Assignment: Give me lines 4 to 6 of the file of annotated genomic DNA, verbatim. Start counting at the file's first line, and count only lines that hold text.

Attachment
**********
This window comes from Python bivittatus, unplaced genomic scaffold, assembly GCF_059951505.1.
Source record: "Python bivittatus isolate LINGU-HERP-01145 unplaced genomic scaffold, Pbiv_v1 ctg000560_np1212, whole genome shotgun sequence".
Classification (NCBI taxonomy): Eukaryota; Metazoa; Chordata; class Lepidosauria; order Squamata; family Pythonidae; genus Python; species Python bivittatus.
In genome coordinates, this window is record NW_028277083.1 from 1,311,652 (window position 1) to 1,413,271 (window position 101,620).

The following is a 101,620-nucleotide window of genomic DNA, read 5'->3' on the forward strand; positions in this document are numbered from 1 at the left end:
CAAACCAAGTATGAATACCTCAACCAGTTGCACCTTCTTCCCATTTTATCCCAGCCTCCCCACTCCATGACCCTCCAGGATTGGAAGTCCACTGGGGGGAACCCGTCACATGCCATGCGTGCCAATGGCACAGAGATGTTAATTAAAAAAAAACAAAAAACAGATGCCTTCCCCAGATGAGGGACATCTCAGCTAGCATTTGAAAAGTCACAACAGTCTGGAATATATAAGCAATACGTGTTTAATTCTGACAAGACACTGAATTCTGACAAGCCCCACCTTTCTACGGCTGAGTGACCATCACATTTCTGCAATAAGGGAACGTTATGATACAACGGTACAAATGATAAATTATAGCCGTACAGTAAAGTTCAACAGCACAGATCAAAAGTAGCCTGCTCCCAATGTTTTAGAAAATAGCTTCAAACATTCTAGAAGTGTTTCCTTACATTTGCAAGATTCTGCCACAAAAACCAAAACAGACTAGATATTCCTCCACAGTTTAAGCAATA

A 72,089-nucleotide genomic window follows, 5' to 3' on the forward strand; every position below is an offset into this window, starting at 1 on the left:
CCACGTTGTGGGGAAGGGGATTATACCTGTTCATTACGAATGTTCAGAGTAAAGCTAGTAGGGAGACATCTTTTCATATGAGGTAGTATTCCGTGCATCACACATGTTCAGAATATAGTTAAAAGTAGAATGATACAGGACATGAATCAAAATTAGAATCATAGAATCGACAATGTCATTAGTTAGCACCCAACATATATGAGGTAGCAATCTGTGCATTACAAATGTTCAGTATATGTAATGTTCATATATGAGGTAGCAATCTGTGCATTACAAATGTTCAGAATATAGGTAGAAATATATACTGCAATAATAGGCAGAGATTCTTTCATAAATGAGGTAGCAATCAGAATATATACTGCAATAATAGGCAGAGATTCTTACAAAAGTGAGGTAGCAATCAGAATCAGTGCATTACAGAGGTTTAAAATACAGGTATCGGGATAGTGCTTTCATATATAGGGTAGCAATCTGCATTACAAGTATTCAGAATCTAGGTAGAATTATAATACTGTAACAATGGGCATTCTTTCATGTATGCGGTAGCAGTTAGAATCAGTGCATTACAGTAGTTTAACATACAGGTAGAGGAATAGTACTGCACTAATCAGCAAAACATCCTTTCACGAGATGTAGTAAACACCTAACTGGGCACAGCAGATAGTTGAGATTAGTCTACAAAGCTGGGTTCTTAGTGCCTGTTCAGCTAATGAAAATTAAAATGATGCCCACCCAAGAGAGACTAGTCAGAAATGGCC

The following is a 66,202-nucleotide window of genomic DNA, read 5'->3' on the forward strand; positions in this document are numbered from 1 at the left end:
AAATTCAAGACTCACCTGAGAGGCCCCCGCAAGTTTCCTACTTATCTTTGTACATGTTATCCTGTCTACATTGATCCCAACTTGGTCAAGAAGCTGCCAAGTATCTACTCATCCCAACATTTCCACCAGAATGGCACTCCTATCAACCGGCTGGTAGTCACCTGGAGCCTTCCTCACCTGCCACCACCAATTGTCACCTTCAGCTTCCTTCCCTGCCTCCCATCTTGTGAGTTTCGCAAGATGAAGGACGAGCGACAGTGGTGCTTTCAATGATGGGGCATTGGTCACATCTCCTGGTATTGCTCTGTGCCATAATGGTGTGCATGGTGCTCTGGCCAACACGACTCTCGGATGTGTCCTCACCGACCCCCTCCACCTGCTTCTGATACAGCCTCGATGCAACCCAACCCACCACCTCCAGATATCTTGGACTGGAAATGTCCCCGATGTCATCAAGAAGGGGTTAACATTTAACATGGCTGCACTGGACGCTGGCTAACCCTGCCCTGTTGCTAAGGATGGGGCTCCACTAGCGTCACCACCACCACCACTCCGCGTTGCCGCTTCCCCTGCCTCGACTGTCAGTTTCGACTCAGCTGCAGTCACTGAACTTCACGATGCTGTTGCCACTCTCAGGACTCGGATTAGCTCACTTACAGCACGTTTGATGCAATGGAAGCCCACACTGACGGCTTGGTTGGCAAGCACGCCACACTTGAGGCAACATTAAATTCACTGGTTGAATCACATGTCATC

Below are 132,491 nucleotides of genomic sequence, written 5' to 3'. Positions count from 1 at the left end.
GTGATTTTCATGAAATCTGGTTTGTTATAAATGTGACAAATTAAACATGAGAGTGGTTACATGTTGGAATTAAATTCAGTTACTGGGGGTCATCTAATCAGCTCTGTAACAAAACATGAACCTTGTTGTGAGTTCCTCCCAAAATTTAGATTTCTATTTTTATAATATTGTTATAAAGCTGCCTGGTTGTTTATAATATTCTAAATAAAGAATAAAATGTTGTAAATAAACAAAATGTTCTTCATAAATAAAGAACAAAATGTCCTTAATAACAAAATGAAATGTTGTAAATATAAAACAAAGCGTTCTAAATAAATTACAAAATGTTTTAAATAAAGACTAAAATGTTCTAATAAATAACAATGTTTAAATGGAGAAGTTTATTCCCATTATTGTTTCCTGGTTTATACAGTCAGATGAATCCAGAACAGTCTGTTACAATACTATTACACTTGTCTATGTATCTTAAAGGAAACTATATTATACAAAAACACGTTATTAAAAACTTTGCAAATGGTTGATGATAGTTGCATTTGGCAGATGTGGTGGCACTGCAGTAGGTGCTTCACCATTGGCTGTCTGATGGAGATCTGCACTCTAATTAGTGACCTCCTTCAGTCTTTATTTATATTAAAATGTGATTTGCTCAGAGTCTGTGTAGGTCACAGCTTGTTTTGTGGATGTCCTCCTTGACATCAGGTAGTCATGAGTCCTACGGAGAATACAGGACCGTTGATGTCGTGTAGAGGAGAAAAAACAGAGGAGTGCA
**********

In genome coordinates, this window is record NW_028277083.1 from 1,311,652 (window position 1) to 1,413,271 (window position 101,620).

The following is a 101,620-nucleotide window of genomic DNA, read 5'->3' on the forward strand; positions in this document are numbered from 1 at the left end:
CAAACCAAGTATGAATACCTCAACCAGTTGCACCTTCTTCCCATTTTATCCCAGCCTCCCCACTCCATGACCCTCCAGGATTGGAAGTCCACTGGGGGGAACCCGTCACATGCCATGCGTGCCAATGGCACAGAGATGTTAATTAAAAAAAAACAAAAAACAGATGCCTTCCCCAGATGAGGGACATCTCAGCTAGCATTTGAAAAGTCACAACAGTCTGGAATATATAAGCAATACGTGTTTAATTCTGACAAGACACTGAATTCTGACAAGCCCCACCTTTCTACGGCTGAGTGACCATCACATTTCTGCAATAAGGGAACGTTATGATACAACGGTACAAATGATAAATTATAGCCGTACAGTAAAGTTCAACAGCACAGATCAAAAGTAGCCTGCTCCCAATGTTTTAGAAAATAGCTTCAAACATTCTAGAAGTGTTTCCTTACATTTGCAAGATTCTGCCACAAAAACCAAAACAGACTAGATATTCCTCCACAGTTTAAGCAATA